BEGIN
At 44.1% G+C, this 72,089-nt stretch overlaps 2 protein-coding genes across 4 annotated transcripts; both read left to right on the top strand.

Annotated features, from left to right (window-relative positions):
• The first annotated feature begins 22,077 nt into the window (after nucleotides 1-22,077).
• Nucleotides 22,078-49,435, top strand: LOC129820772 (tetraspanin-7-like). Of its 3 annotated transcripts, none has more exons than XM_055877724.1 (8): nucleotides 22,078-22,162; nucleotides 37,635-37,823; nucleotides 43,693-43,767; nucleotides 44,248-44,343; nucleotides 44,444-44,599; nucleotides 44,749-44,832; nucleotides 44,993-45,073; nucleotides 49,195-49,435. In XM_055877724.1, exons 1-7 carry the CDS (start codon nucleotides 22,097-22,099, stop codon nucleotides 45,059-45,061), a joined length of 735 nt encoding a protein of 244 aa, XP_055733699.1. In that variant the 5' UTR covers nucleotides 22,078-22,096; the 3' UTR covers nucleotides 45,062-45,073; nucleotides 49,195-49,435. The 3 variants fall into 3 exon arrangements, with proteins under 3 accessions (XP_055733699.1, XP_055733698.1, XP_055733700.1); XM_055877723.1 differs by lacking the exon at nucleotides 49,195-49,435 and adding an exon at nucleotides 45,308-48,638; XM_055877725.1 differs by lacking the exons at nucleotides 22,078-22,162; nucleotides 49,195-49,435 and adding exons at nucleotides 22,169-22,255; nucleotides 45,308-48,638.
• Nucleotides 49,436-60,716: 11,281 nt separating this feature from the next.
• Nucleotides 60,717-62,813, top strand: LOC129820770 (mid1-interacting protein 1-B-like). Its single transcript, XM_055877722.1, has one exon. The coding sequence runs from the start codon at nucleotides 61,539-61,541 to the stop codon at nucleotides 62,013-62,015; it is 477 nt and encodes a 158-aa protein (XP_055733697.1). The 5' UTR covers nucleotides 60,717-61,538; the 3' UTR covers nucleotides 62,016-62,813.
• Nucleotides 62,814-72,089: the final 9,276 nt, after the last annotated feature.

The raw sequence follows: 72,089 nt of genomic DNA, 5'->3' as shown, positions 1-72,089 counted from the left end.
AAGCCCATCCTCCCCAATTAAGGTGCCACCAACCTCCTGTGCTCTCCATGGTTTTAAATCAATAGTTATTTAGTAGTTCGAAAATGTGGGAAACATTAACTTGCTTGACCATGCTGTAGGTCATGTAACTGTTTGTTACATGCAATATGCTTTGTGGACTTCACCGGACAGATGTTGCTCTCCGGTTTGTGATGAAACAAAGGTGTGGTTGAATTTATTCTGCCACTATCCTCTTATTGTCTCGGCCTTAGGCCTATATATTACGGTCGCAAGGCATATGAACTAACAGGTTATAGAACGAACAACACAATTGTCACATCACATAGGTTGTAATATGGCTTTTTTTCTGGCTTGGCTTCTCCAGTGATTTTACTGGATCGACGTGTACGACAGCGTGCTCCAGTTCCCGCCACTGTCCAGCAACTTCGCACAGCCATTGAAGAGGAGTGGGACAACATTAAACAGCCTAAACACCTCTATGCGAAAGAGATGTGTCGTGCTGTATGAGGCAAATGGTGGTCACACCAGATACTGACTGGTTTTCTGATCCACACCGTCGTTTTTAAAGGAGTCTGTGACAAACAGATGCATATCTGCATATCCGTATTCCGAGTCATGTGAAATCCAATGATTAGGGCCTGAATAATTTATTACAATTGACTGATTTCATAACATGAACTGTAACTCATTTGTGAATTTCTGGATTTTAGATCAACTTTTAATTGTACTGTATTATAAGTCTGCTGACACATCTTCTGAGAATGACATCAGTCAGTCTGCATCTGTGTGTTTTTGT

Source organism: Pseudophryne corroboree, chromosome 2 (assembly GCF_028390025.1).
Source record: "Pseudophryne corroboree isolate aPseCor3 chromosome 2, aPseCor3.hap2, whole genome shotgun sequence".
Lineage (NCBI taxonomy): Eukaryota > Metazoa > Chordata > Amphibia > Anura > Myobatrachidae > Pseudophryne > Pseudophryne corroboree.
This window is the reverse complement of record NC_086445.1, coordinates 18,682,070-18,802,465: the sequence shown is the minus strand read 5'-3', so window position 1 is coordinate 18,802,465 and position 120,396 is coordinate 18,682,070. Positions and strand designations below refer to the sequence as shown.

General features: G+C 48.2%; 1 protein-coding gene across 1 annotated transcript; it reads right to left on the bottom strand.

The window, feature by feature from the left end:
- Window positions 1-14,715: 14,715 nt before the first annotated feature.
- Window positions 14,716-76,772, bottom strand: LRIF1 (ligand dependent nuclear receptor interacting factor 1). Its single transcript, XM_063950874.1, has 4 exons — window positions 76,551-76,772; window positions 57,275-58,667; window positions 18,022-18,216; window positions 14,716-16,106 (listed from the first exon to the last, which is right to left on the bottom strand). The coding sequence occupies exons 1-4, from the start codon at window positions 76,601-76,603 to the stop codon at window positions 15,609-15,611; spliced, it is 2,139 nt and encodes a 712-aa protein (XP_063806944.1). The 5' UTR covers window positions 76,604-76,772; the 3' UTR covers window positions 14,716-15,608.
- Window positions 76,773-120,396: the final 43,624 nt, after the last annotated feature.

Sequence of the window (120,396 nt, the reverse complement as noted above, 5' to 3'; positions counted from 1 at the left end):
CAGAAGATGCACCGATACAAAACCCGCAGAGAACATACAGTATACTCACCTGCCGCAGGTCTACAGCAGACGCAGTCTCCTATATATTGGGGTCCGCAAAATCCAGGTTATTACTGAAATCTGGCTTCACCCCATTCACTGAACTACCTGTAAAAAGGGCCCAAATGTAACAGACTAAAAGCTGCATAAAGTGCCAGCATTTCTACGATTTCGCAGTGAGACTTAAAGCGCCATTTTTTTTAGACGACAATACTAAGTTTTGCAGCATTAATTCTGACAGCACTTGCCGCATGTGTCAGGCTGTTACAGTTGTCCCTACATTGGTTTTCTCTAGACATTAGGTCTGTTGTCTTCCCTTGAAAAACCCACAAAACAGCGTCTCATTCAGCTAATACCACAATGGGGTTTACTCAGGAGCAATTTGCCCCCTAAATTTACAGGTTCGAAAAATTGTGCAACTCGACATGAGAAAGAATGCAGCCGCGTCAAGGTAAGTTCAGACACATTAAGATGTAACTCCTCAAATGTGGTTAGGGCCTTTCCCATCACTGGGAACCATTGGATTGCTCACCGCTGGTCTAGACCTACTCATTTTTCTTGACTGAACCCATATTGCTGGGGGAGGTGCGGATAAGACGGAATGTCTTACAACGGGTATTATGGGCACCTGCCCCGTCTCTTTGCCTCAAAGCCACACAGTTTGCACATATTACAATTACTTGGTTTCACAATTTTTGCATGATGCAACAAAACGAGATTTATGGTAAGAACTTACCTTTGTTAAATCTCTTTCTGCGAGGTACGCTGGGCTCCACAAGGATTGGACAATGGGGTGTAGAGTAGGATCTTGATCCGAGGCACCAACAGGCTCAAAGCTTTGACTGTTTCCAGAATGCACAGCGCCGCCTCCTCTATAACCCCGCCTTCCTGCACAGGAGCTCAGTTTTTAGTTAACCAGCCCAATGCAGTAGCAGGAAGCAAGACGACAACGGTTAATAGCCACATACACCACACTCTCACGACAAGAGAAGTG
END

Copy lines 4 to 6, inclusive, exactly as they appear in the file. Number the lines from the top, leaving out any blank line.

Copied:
• Nucleotides 22,078-49,435, top strand: LOC129820772 (tetraspanin-7-like). Of its 3 annotated transcripts, none has more exons than XM_055877724.1 (8): nucleotides 22,078-22,162; nucleotides 37,635-37,823; nucleotides 43,693-43,767; nucleotides 44,248-44,343; nucleotides 44,444-44,599; nucleotides 44,749-44,832; nucleotides 44,993-45,073; nucleotides 49,195-49,435. In XM_055877724.1, exons 1-7 carry the CDS (start codon nucleotides 22,097-22,099, stop codon nucleotides 45,059-45,061), a joined length of 735 nt encoding a protein of 244 aa, XP_055733699.1. In that variant the 5' UTR covers nucleotides 22,078-22,096; the 3' UTR covers nucleotides 45,062-45,073; nucleotides 49,195-49,435. The 3 variants fall into 3 exon arrangements, with proteins under 3 accessions (XP_055733699.1, XP_055733698.1, XP_055733700.1); XM_055877723.1 differs by lacking the exon at nucleotides 49,195-49,435 and adding an exon at nucleotides 45,308-48,638; XM_055877725.1 differs by lacking the exons at nucleotides 22,078-22,162; nucleotides 49,195-49,435 and adding exons at nucleotides 22,169-22,255; nucleotides 45,308-48,638.
• Nucleotides 49,436-60,716: 11,281 nt separating this feature from the next.
• Nucleotides 60,717-62,813, top strand: LOC129820770 (mid1-interacting protein 1-B-like). Its single transcript, XM_055877722.1, has one exon. The coding sequence runs from the start codon at nucleotides 61,539-61,541 to the stop codon at nucleotides 62,013-62,015; it is 477 nt and encodes a 158-aa protein (XP_055733697.1). The 5' UTR covers nucleotides 60,717-61,538; the 3' UTR covers nucleotides 62,016-62,813.